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Author Topic: [books] Fantasy Recommendation?  (Read 4068 times)
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Kevin Grey
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« Reply #40 on: April 23, 2008, 02:01:02 AM »

Quote from: Eco-Logic on April 23, 2008, 01:25:23 AM

Good advice, and thanks.

Which would you start first, Farseer Trilogy or Kingdoms of Thorn and Bone? 

Chris

Kingdom of Thorn and Bone.  It's been called A Song of Ice and Fire-Lite so it would probably be best to use Farseer as a pallet cleanser between it and the real ASOIAF. 
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« Reply #41 on: April 23, 2008, 02:11:11 AM »

Quote from: Kevin Grey on April 23, 2008, 02:01:02 AM

Quote from: Eco-Logic on April 23, 2008, 01:25:23 AM

Good advice, and thanks.

Which would you start first, Farseer Trilogy or Kingdoms of Thorn and Bone? 

Chris

Kingdom of Thorn and Bone.  It's been called A Song of Ice and Fire-Lite so it would probably be best to use Farseer as a pallet cleanser between it and the real ASOIAF. 

My thoughts as well.  Thorn and Bone is also a bit of an easier read than the Farseer series, and will probably be easier to digest for someone new to the genre.

This thread is making me want to re-read War of the Flowers.   Man, that was an awesome book.
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« Reply #42 on: April 24, 2008, 02:40:23 AM »

Quote from: Gratch on April 21, 2008, 08:19:25 PM

I can't get into Erikson's books at all.  I've read the first one twice (didn't really like it - or understand it - the first time through, so I gave it another shot hoping I could figure out what everyone was raving about.  Still wasn't crazy about it, but figured I'd plod on regardless), and got about 2/3 of the way through the second book before I was so hopelessly confused that I gave up.  The world he created is fantastic, but his tendency to jump to different characters, locales, and events without any explanation, detail, or background whatsoever is completely maddening.

Personally, if I'm going to have to work that hard to understand a story, I'd rather read something a bit more substantive than pulp fantasy.

Your lack of understanding doesn't make Martin a better writer smile And seriously, I don't comprehend how you could call Erikson's writing "pulp fantasy". But maybe its just me.

Regardless, while I will concede Martin is probably the second best fantasy writer out there right now, Erikson's books are ultimately far more rewarding for me as a reader. That is, of course, merely my opinion.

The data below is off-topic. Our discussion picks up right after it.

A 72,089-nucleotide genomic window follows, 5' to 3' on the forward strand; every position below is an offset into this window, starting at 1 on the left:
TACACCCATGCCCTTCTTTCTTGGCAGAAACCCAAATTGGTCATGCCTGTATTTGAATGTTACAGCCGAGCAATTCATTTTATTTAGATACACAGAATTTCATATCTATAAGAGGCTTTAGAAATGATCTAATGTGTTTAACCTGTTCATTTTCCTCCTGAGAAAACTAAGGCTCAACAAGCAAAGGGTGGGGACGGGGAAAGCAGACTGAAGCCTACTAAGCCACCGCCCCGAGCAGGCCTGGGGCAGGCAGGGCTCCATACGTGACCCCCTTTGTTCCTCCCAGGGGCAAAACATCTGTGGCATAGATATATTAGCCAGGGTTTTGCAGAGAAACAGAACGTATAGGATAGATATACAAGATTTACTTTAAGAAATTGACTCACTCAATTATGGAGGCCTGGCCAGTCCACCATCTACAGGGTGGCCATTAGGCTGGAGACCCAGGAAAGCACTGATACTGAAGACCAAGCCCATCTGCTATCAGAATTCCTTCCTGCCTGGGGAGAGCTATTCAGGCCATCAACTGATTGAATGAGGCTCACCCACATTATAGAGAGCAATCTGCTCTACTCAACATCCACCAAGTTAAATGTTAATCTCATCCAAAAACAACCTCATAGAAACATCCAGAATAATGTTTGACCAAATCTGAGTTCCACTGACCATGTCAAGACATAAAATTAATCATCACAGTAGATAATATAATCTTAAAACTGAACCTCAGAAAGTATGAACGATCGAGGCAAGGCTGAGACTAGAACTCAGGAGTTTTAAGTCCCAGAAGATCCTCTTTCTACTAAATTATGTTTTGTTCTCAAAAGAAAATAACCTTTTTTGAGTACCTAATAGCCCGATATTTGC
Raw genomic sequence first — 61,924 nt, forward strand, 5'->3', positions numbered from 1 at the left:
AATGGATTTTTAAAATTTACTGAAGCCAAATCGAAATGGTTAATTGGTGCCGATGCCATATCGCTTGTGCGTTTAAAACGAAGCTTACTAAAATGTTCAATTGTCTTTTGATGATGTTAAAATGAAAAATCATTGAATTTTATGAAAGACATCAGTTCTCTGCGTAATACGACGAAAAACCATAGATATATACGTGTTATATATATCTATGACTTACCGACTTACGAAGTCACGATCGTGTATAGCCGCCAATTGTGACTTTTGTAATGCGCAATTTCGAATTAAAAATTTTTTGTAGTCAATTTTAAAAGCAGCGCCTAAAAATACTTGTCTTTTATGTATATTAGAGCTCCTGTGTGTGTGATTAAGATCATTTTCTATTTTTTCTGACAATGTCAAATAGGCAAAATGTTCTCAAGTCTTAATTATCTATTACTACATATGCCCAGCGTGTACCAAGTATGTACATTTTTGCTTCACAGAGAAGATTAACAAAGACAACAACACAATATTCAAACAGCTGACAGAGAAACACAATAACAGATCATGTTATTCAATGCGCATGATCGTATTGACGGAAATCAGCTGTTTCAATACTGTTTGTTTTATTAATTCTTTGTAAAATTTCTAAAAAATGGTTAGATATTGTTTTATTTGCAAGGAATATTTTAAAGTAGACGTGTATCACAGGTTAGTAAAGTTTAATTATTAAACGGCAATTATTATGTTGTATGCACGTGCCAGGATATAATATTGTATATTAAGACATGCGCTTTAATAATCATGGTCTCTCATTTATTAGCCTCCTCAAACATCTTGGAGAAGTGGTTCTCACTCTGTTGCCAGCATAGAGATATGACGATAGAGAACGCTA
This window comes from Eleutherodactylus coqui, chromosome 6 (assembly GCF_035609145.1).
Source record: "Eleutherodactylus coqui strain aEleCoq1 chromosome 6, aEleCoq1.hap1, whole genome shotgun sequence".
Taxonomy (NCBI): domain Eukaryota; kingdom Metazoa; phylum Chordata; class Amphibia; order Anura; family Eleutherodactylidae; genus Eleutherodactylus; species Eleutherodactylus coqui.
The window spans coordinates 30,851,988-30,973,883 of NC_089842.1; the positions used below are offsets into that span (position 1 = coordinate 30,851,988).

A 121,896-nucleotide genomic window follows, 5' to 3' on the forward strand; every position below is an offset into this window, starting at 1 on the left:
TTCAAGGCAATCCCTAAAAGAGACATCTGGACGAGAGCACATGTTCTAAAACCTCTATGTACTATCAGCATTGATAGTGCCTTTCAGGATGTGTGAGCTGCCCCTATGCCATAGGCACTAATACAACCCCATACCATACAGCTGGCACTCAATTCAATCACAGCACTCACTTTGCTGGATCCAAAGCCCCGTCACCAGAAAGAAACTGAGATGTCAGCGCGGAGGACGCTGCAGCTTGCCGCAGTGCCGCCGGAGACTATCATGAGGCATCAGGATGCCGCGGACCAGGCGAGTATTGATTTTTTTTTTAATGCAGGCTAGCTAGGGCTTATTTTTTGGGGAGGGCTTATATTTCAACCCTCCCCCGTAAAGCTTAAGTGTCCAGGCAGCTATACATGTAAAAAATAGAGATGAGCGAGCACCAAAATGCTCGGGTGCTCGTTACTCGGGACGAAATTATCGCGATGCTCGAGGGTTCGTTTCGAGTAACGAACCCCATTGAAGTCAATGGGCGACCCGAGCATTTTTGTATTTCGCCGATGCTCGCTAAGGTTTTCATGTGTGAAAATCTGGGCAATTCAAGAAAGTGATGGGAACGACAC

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« Reply #43 on: April 27, 2008, 01:05:37 AM »

I just picked up the first book in the Gormenghast series.  I'm about 6 chapters in and I wonder: does it ever get any good?  I didn't read enough reviews before I picked it up.  I have almost pulled the trigger on it before, but never did.  I think it might just be me, but the latest part I heard (got the audiobook for commuting) is essentially:  "Who's that?  It's me.  Who's that knocking at my door?  Me.  Who knocks at my door wanting entry?....

I am hoping that it picks up soon, but I think the reviews are right when they say it is a story about a bunch of nasty, cynical people and isn't really a fantasy story.  To each their own.
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« Reply #44 on: April 27, 2008, 01:10:55 AM »

It is a very dark, grotesque world, that's for sure.  I can't imagine liking it in an audio book format myself.
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« Reply #45 on: April 27, 2008, 05:20:43 PM »

Quote from: RightBastard on April 21, 2008, 09:09:27 PM

Shoot, the no series rule takes out my recommendation of Roger Zelazny's Amber Series. But if you want to bend that rule, those books were amazing.

That still leaves Zelazny's Lord of Light which isn't part of a series. It's long after the death of Earth. A band of men on a colony planet have monopolized technology and taken on the roles of gods in the Hindu pantheon. They rule their world with godlike arrogance and caprice. Only one man opposes them.

His followers called him Mahasamatman and said he was a god. He preferred to drop the Maha- and the -atman, and called himself Sam. He never claimed to be a god. But then, he never claimed not to be...

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« Reply #46 on: April 30, 2008, 12:59:21 AM »

I would definately recommend Lord Of Light.  That is one of my all time favorites. Roger Zelanzy was an awesome writer and if you are willing to tear into a series, by all means read the Amber series.  Actually the individual books are 200-300 pages if I recall, so the first series of 5 books is probably not much larger than some of todays monster novels.
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« Reply #47 on: April 30, 2008, 01:07:00 PM »

I've been reading the Deed of Paksenarrion by Elizabeth Moon. Normally I don't get into fantasy stuff, but I was bored and downloaded the first in the series(Sheepfarmer's Daughter) from Baen Books. Pretty darn good. I ordered all three in the series as individual books, even though you can buy it under one cover. I started in on the final book yesterday after work and put in 250 pages or so before crashing.  They've all been hard to put down once I start in on them.